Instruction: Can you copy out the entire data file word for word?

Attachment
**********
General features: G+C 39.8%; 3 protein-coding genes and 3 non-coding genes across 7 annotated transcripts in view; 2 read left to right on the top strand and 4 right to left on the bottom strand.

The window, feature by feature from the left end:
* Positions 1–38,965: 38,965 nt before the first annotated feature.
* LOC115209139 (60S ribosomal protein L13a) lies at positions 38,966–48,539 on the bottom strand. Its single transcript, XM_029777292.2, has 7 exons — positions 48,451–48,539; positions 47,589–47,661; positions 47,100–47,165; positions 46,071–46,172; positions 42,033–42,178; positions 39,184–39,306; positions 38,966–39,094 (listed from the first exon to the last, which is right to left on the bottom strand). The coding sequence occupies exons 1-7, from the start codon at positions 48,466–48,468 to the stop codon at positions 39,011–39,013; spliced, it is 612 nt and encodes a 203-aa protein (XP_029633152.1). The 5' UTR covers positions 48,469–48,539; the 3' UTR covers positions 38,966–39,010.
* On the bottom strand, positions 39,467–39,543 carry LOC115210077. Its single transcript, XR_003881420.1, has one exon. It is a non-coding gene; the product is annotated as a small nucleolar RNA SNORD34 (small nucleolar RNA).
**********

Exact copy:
General features: G+C 39.8%; 3 protein-coding genes and 3 non-coding genes across 7 annotated transcripts in view; 2 read left to right on the top strand and 4 right to left on the bottom strand.

The window, feature by feature from the left end:
* Positions 1–38,965: 38,965 nt before the first annotated feature.
* LOC115209139 (60S ribosomal protein L13a) lies at positions 38,966–48,539 on the bottom strand. Its single transcript, XM_029777292.2, has 7 exons — positions 48,451–48,539; positions 47,589–47,661; positions 47,100–47,165; positions 46,071–46,172; positions 42,033–42,178; positions 39,184–39,306; positions 38,966–39,094 (listed from the first exon to the last, which is right to left on the bottom strand). The coding sequence occupies exons 1-7, from the start codon at positions 48,466–48,468 to the stop codon at positions 39,011–39,013; spliced, it is 612 nt and encodes a 203-aa protein (XP_029633152.1). The 5' UTR covers positions 48,469–48,539; the 3' UTR covers positions 38,966–39,010.
* On the bottom strand, positions 39,467–39,543 carry LOC115210077. Its single transcript, XR_003881420.1, has one exon. It is a non-coding gene; the product is annotated as a small nucleolar RNA SNORD34 (small nucleolar RNA).